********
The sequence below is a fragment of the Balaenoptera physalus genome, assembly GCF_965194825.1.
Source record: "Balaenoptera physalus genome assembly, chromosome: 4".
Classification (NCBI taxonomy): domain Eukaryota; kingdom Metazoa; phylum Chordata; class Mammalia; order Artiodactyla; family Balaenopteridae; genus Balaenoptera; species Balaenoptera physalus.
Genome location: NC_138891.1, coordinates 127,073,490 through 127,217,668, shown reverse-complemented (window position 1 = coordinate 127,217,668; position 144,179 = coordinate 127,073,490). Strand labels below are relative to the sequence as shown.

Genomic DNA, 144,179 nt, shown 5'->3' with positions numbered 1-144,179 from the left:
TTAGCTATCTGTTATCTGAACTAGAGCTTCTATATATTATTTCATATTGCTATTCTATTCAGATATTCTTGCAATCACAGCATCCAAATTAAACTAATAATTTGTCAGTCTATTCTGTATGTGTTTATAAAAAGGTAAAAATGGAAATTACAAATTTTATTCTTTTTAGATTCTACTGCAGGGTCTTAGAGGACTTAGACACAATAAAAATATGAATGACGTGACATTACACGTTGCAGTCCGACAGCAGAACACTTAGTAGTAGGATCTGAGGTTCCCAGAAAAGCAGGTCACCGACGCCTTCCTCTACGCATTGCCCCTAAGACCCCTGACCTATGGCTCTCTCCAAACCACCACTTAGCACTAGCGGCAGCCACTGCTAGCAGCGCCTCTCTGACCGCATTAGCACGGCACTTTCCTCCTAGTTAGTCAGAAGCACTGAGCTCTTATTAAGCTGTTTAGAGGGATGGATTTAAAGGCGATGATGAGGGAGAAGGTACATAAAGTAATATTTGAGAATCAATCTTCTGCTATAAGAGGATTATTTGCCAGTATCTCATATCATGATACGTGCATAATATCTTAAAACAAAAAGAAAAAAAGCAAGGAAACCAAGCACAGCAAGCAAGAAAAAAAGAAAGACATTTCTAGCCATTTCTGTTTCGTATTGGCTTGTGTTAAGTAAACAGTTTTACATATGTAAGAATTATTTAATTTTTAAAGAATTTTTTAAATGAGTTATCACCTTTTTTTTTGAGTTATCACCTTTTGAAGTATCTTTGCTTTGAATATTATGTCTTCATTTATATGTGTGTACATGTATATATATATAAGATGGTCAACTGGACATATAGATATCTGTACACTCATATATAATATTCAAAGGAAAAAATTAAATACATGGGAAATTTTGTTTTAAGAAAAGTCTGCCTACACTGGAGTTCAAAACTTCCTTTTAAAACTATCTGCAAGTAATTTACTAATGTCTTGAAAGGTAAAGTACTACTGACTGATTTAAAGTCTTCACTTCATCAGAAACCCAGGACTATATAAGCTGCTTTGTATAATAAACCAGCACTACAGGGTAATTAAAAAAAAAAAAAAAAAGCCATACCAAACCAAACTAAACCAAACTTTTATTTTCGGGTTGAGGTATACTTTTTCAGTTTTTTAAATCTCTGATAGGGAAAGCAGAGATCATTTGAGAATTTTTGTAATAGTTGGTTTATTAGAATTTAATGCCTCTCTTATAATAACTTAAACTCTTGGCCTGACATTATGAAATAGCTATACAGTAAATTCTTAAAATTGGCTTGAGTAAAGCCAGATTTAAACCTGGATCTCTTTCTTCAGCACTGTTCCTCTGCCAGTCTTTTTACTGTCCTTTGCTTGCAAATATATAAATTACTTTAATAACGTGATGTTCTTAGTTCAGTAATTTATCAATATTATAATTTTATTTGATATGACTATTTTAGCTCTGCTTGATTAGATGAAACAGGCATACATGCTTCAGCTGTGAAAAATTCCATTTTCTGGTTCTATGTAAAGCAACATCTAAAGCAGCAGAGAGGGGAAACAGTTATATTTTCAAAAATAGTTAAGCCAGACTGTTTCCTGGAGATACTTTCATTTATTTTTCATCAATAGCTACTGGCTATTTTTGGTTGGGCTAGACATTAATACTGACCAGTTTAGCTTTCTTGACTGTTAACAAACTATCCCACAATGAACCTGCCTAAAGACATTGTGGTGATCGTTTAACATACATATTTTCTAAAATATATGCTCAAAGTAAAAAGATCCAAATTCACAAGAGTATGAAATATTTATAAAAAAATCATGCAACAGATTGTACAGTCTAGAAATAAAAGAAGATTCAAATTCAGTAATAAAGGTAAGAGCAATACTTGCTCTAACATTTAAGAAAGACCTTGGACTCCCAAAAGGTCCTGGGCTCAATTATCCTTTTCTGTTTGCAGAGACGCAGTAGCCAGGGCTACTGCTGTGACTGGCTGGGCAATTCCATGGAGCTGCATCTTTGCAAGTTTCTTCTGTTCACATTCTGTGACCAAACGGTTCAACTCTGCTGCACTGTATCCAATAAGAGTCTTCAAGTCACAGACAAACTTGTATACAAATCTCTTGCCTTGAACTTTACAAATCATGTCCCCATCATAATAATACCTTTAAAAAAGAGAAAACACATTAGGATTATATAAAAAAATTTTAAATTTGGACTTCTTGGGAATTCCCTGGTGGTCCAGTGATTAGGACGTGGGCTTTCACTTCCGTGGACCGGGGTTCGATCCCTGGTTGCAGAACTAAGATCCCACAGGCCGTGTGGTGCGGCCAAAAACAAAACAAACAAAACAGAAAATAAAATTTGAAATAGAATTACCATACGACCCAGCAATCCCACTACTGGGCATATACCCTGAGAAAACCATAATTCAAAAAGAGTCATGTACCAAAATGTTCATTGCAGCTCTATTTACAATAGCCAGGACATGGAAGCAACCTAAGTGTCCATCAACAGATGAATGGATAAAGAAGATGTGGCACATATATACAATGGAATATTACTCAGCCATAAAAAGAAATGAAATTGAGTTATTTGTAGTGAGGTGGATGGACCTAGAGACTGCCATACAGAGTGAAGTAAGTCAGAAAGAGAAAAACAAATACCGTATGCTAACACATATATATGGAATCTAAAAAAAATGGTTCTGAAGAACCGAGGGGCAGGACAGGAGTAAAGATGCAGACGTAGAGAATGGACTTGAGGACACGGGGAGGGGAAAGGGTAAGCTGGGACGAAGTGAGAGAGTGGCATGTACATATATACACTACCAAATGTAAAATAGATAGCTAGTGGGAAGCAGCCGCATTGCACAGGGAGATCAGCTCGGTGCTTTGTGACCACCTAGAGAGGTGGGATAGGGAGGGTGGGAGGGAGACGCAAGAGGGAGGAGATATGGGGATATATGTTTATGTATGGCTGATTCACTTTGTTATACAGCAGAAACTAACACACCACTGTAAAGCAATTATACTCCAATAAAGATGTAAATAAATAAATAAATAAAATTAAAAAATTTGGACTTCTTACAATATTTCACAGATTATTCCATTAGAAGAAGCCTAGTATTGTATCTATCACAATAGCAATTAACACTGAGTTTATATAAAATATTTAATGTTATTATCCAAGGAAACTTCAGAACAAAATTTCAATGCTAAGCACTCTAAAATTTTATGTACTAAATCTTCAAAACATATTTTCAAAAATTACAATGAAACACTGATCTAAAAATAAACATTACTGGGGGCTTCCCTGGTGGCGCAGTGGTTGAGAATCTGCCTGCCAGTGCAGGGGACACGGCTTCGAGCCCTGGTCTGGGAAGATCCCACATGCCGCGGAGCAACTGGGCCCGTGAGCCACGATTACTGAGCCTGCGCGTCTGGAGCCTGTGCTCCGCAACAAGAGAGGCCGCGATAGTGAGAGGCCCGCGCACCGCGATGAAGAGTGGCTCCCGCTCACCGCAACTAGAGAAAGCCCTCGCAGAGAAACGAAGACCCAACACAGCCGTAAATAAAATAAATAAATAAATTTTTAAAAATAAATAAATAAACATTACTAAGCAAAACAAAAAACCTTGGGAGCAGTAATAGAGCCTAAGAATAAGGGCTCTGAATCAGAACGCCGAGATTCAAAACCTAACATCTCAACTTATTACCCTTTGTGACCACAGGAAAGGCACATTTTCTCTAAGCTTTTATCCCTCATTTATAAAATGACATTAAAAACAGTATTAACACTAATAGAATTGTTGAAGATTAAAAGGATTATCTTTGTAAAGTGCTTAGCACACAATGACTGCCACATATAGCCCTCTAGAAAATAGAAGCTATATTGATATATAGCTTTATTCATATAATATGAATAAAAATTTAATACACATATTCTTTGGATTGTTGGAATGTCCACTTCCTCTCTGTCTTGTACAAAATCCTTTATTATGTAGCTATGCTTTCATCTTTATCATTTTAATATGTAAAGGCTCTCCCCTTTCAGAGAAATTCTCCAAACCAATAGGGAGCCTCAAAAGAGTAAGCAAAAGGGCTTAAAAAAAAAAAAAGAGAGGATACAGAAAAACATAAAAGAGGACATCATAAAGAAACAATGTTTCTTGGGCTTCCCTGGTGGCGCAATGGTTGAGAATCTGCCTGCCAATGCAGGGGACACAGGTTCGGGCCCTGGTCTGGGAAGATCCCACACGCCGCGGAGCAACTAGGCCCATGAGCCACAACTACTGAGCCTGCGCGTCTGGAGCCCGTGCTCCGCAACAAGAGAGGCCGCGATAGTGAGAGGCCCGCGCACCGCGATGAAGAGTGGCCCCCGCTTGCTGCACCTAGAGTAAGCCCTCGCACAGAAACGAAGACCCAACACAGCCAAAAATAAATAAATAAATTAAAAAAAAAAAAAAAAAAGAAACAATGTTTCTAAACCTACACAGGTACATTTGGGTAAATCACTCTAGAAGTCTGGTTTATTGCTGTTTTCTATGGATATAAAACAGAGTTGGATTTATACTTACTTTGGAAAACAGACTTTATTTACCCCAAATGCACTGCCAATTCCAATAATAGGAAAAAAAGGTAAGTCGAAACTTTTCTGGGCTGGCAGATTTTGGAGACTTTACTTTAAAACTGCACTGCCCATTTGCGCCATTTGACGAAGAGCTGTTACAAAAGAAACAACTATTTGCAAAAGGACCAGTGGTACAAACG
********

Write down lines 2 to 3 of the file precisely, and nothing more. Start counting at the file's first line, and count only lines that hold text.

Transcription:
Source record: "Balaenoptera physalus genome assembly, chromosome: 4".
Classification (NCBI taxonomy): domain Eukaryota; kingdom Metazoa; phylum Chordata; class Mammalia; order Artiodactyla; family Balaenopteridae; genus Balaenoptera; species Balaenoptera physalus.